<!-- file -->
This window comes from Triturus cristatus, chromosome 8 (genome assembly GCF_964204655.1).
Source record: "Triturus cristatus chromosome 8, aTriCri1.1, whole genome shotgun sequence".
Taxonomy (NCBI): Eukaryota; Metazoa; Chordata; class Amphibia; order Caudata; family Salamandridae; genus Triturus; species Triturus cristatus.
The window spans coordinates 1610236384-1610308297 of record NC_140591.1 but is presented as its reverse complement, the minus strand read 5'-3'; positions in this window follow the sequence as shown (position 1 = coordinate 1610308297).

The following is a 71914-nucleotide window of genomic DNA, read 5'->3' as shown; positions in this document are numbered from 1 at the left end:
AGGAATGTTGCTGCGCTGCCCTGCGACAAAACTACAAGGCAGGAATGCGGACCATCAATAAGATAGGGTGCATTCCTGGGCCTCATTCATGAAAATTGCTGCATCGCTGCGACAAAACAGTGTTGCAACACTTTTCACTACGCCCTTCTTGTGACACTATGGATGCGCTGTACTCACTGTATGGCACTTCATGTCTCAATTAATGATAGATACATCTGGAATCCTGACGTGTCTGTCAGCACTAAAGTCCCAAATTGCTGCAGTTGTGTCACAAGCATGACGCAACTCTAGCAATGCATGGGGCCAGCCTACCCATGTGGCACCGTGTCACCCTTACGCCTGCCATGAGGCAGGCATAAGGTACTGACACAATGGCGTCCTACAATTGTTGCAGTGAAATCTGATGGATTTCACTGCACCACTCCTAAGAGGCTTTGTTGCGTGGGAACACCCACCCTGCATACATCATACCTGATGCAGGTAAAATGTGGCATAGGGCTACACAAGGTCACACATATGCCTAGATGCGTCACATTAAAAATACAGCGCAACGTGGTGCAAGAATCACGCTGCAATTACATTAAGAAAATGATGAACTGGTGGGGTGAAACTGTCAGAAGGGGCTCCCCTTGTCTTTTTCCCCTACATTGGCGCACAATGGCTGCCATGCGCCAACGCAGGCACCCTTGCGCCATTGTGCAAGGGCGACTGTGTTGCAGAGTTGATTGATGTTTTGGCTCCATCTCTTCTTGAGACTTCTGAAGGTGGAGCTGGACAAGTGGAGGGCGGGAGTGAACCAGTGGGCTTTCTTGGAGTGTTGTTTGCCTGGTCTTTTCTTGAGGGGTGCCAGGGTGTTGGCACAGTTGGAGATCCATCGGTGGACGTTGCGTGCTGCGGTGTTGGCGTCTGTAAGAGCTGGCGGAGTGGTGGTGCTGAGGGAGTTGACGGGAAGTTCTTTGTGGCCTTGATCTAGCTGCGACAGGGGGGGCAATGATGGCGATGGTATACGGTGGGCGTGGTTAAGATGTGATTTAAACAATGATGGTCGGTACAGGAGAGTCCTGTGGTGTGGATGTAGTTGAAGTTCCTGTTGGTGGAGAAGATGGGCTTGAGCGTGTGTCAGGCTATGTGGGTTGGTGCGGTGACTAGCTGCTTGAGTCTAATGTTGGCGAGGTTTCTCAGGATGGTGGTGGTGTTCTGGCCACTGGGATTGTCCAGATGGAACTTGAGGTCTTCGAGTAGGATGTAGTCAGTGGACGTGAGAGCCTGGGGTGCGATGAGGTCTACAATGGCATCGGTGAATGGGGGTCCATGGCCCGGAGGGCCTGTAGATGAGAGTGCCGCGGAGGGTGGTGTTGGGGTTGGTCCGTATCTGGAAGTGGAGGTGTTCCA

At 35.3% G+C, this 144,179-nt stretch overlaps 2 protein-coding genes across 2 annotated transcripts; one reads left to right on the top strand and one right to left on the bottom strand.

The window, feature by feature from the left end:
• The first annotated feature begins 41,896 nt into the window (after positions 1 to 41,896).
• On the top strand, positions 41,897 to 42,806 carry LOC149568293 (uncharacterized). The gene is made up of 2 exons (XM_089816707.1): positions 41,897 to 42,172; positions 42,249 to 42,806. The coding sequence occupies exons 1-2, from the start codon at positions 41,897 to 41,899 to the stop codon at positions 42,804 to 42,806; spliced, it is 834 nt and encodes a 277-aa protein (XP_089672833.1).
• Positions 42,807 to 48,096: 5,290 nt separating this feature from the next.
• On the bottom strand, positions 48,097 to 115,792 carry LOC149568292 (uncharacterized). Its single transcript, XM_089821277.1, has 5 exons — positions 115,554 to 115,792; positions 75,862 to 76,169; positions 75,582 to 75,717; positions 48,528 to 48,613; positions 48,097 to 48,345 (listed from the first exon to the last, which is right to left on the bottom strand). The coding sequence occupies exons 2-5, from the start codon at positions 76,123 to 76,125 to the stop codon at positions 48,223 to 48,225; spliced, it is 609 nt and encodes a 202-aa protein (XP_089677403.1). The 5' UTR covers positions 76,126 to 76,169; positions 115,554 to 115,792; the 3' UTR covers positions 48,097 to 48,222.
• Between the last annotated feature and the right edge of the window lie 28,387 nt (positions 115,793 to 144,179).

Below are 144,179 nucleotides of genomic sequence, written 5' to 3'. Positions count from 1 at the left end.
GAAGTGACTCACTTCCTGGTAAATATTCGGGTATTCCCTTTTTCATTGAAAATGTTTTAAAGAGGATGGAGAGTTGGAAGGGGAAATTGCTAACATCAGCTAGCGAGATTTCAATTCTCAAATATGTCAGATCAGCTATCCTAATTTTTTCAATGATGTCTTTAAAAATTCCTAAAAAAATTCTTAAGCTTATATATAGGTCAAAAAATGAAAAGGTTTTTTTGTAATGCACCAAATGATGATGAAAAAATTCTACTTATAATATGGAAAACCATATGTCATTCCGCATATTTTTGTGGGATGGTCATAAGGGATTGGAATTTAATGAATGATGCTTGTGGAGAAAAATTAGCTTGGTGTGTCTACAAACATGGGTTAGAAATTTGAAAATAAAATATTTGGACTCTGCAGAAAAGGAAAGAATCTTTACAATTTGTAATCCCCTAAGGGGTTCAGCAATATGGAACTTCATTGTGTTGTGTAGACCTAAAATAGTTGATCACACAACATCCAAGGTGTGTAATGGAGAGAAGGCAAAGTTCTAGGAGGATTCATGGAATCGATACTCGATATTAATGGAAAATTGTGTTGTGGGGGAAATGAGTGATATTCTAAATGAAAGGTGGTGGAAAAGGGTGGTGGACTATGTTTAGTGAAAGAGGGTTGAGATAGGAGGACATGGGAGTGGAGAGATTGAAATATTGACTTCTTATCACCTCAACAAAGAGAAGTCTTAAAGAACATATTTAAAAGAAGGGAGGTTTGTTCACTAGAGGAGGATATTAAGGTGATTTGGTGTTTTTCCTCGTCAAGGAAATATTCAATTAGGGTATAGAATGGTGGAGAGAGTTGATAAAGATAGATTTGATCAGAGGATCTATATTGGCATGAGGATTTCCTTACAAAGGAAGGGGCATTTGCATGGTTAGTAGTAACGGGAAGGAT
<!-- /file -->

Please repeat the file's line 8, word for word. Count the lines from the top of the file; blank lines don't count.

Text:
The window, feature by feature from the left end: